Our charity yarn for July is called ‘Knit A Rainbow‘ and aims to raise funds for Stonewall, an organisation that supports the LGBTQ+ community.
As we reflect on 2019’s Pride Month and the 50th anniversary of the Stonewall Riots, we are reminded of how far the fight for LGBTQ+ rights has come but also how much more work there is left to do.
Discussion within the knitting community has been raging for some time about the need for inclusivity and this was heightened during Pride and then again with Ravelry’s recent announcement that they have banned posts in support of President Trump and his administration in a stand against white supremacy.
When I created ‘Knit A Rainbow’, both of these events and discussion around them were occupying my mind and I think the dyed result reflects that.
There has been a lot of ugliness directed at those of us in support of Pride and Ravelry’s move with some opposition camps even citing their faith as a reason to disagree.
I don’t propose to get into a big theological debate here but I have always been under the impression that faith of any kind should be peaceful, loving, kind, understanding, tolerant and supportive. It is so sad that for some, that isn’t the case.
On the other hand, there are those who have stayed silent throughout this debate and I think perhaps I have a bigger issue with these people. At least with overt homophobes and white supremacists, you know where you stand. Those that sit on the fence, look the other and way and say nothing fail to see that they are complicit in the problem.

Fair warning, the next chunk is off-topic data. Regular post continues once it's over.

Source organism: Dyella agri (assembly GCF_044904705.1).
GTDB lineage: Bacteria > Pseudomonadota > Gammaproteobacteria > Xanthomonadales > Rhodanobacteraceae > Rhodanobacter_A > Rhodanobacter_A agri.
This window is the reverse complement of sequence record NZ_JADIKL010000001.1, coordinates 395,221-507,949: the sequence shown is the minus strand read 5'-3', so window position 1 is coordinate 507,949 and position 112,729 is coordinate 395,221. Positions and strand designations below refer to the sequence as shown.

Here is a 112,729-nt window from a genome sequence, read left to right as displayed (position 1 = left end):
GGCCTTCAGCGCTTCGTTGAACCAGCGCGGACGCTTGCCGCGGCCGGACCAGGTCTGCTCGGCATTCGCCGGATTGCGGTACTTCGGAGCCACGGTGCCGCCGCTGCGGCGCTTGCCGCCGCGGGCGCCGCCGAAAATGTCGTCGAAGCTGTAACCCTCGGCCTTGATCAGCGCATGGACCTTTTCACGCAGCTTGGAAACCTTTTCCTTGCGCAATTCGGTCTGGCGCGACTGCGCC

I know there are those who will say they don’t like confrontation, they’re quiet and shy and feel uncomfortable speaking out. I understand that – I have acute social anxiety but if a marginalised group are being targeted, you have a moral duty to speak out in their defence. You know it.
This past month I have often been reminded of Naomi Shulman’s words: “Nice people made the best Nazis. My mom grew up next to them. They got along, refused to make waves, looked the other way when things got ugly and focused on happier things than “politics”. They were lovely people who turned their heads as their neighbours were dragged away. You know who weren’t nice people? Resisters.”
So no, here at Baa Baa Brighouse we won’t just stick to the knitting thanks.